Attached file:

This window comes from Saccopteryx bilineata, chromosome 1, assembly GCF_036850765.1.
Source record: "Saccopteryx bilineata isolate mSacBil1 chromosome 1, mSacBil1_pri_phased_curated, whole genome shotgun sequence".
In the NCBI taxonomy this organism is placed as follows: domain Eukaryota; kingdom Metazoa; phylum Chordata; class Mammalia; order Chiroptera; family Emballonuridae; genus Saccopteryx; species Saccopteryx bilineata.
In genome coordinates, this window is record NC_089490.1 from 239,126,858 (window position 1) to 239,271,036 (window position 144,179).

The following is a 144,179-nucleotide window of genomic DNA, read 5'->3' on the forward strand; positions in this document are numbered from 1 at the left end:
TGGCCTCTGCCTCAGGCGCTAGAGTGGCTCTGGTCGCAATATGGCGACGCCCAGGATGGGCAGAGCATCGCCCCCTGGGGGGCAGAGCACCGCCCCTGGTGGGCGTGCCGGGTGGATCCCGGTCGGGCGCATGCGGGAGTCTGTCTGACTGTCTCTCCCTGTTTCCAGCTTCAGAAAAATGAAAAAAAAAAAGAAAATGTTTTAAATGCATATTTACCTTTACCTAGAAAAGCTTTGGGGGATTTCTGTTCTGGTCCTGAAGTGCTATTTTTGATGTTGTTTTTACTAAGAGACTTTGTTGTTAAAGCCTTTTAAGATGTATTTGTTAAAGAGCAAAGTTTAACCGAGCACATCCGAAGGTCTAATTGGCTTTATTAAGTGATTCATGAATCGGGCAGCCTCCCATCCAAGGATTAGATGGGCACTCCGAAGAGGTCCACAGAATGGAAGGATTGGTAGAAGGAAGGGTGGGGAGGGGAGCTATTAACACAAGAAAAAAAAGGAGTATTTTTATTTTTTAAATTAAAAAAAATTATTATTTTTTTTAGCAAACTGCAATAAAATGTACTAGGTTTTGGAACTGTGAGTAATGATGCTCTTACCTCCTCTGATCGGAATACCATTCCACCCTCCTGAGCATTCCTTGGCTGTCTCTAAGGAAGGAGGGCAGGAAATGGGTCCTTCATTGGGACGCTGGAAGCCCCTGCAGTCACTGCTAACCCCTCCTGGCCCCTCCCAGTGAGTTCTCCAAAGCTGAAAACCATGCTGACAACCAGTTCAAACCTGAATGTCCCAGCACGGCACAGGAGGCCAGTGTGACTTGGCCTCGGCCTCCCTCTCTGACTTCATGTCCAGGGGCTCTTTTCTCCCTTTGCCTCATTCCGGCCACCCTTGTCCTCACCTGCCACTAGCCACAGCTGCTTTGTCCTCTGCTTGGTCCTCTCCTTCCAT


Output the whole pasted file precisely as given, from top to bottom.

This window comes from Saccopteryx bilineata, chromosome 1, assembly GCF_036850765.1.
Source record: "Saccopteryx bilineata isolate mSacBil1 chromosome 1, mSacBil1_pri_phased_curated, whole genome shotgun sequence".
In the NCBI taxonomy this organism is placed as follows: domain Eukaryota; kingdom Metazoa; phylum Chordata; class Mammalia; order Chiroptera; family Emballonuridae; genus Saccopteryx; species Saccopteryx bilineata.
In genome coordinates, this window is record NC_089490.1 from 239,126,858 (window position 1) to 239,271,036 (window position 144,179).

The following is a 144,179-nucleotide window of genomic DNA, read 5'->3' on the forward strand; positions in this document are numbered from 1 at the left end:
TGGCCTCTGCCTCAGGCGCTAGAGTGGCTCTGGTCGCAATATGGCGACGCCCAGGATGGGCAGAGCATCGCCCCCTGGGGGGCAGAGCACCGCCCCTGGTGGGCGTGCCGGGTGGATCCCGGTCGGGCGCATGCGGGAGTCTGTCTGACTGTCTCTCCCTGTTTCCAGCTTCAGAAAAATGAAAAAAAAAAAGAAAATGTTTTAAATGCATATTTACCTTTACCTAGAAAAGCTTTGGGGGATTTCTGTTCTGGTCCTGAAGTGCTATTTTTGATGTTGTTTTTACTAAGAGACTTTGTTGTTAAAGCCTTTTAAGATGTATTTGTTAAAGAGCAAAGTTTAACCGAGCACATCCGAAGGTCTAATTGGCTTTATTAAGTGATTCATGAATCGGGCAGCCTCCCATCCAAGGATTAGATGGGCACTCCGAAGAGGTCCACAGAATGGAAGGATTGGTAGAAGGAAGGGTGGGGAGGGGAGCTATTAACACAAGAAAAAAAAGGAGTATTTTTATTTTTTAAATTAAAAAAAATTATTATTTTTTTTAGCAAACTGCAATAAAATGTACTAGGTTTTGGAACTGTGAGTAATGATGCTCTTACCTCCTCTGATCGGAATACCATTCCACCCTCCTGAGCATTCCTTGGCTGTCTCTAAGGAAGGAGGGCAGGAAATGGGTCCTTCATTGGGACGCTGGAAGCCCCTGCAGTCACTGCTAACCCCTCCTGGCCCCTCCCAGTGAGTTCTCCAAAGCTGAAAACCATGCTGACAACCAGTTCAAACCTGAATGTCCCAGCACGGCACAGGAGGCCAGTGTGACTTGGCCTCGGCCTCCCTCTCTGACTTCATGTCCAGGGGCTCTTTTCTCCCTTTGCCTCATTCCGGCCACCCTTGTCCTCACCTGCCACTAGCCACAGCTGCTTTGTCCTCTGCTTGGTCCTCTCCTTCCAT